I spoke this week to students at the Center for Cartoon Studies in White River Junction, Vermont on public relations, marketing and media relations issues. I offered my services because what I have seen is the average person involved in some sort of creative pursuit is more than likely at the mercy of someone else when it comes to getting the word out on a product.
Today one can create comics, a prose book, movies or music much much more easily with the advent of the new digital technology. While some futurists would like people to believe the Web and the social networking sites now allow greater exposure for alternative or independent efforts – they do – the playing field is still not even.
Having a Web site and a Twitter feed is not enough.
It takes a multi-tiered concerted effort to find an audience for a product and to create a brand. Using everything from personal selling at conventions to considering ad buys to support a product or appearance is all part of the mix. What I have seen and experienced, each creator needs to have a very active part in this process.
The following is an outline I used for the class. I'm happy to answer questions from people as this was a two-hour class. Post here or e-mail me at mdobbs at crocker.com.
Why make a concerted pr/marketing effort? Competition for entertainment dollar and justified paranoia: don’t trust your publisher to take care of you.
1. Who are you? What is your product?
Can you describe it in 30 seconds – elevator pitch?
2. Secret of success is in knowing your product and yourself. Where does your product fit in?
For example, I discovered my animation magazine did not sell particularly well in comics shops, for example. Although one might think this was a legit market, I discovered comics fans are not necessarily cartoon fans. I fared better with regular bookstores.
Where would your product best fit in? Who is your audience? You must do research to make sure that where and to whom you present your product
Essentials: Prepare yourself for personal marketing. If after your pitch, if someone expresses interest. Be prepared. Have a business card. Can you put your book as a PDF on a CD? A CD is easier to have in pocket or purse than your book.
Importance of having a blog and a web site with your name in the URL. Naturally be on Facebook and Twitter. The easier it is to find you, the better.
Remember: You are the brand. Properties come and go, but you need to be known.
3. You must fit your product with the right audience. To do so, you must do research.
Example: My experience with my project with Steve Bissette, "The Year in Fear Calendar" was a failure on EVERY level because I trusted the publishing staff and their premises and because I didn't do my research. We found out comic book shops in 1991 weren't interested in something like a calendar. We sold 125 of a 2,000 press run. Next I discovered our calendar came out too late for regular stores to consider buying. Its huge size and lack of a hole – and of course it was laid out not as an effective calendar with the days of the week – would have made it a challenge for any retailer to display.
Much of this pain could have been avoided if I had done my research.
4. Let’s talk about the first level of pr/marketing – conventions.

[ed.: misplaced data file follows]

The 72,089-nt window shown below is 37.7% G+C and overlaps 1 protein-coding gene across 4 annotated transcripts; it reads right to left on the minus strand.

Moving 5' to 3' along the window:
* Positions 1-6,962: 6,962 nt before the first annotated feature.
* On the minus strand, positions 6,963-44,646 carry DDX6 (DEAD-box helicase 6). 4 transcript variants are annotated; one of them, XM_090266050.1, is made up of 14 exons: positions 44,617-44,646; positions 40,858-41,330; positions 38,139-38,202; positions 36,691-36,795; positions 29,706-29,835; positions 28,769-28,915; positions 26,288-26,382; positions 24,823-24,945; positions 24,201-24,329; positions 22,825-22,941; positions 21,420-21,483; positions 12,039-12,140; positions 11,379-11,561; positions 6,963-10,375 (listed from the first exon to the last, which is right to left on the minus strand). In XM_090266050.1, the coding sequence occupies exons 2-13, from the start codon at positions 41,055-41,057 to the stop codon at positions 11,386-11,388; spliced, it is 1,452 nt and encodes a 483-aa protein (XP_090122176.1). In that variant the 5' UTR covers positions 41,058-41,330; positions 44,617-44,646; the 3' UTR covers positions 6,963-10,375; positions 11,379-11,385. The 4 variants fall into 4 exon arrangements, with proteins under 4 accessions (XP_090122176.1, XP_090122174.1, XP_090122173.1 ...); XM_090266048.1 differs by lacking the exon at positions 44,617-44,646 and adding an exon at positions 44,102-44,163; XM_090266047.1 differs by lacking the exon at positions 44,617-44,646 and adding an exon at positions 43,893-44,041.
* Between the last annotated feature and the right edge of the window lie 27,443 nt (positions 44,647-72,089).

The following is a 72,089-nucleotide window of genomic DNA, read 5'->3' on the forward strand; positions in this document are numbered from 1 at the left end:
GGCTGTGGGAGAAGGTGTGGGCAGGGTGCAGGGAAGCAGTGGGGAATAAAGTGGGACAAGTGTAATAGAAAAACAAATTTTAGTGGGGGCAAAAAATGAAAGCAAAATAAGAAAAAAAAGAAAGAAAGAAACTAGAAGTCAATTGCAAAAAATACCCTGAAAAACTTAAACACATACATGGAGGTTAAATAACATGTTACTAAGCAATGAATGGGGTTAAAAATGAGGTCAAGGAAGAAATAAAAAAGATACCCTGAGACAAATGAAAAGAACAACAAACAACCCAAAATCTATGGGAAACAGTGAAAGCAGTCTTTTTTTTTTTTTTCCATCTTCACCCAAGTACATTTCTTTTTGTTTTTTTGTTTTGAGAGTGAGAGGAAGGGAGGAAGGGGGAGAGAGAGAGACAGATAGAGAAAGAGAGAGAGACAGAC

Research is important. Is the convention the right one? What is the price point range of the audience? Don't waste your time trying to sell comics at a Star trek convention for example, or have really expensive items at a small regional show.
Have a range of items and price points. Can you have a $2 or $3 item on the table as well as a $12?
Conventions teach how to sell. Improper way: sitting at table not paying attention to potential customers – drawing, writing, yakking. Right way is to engage customers and to have right price points at right prices.
5. Next step: spreading the word.
Again research is important. Where do you publicize your product?
What is the news significance of your product? New book from acclaimed artist? First book? Good reviews?
Reviews: how to you get them? Do you know someone whose name would help sell your book? Seriously, use them! Think about handing out copies at cons to well known types. Always include business cards.
Check out the following web sites for their submission requirements:
Do your own podcast and videos to promote appearances, conventions, etc.
To get stories in the mainstream press, you need a hook or a reason for the story: local artist, first book, second book, won award, lauded by critics, etc. This is where a good review can come in handy to sell an editor on doing a story.
First, find out the right editor to send material and what they want and how they want it. Look at web site or call.
Prepare materials according to instructions.
What’s the best press release? A one-page document that answers the questions of who, what, when, how and why and spells out the hook of the story.
Send materials and follow up several days later with phone call. Be polite.
It’s important to realize that even the best free marketing campaign should be supplemented by advertising.
Put an advertising page in your books that lists other publications of yours and how to buy them. Consider trading ads with other creators.
Consider forming advertising and distribution collectives with other like-minded creators. Create a pool of money and look for logical ad buys to promote books and appearances.
Remember basic rule of advertising: smaller ads that appear regularly have more impact than big one-shot ads.
Promotional items – "freebies" – ideally should not be free. One of the CCSers prepared a sampler that sold for a $1. They gave it away to key people but sold the rest at a price point that allowed people to take a risk without much risk – great idea.
© 2010 by Gordon Michael Dobbs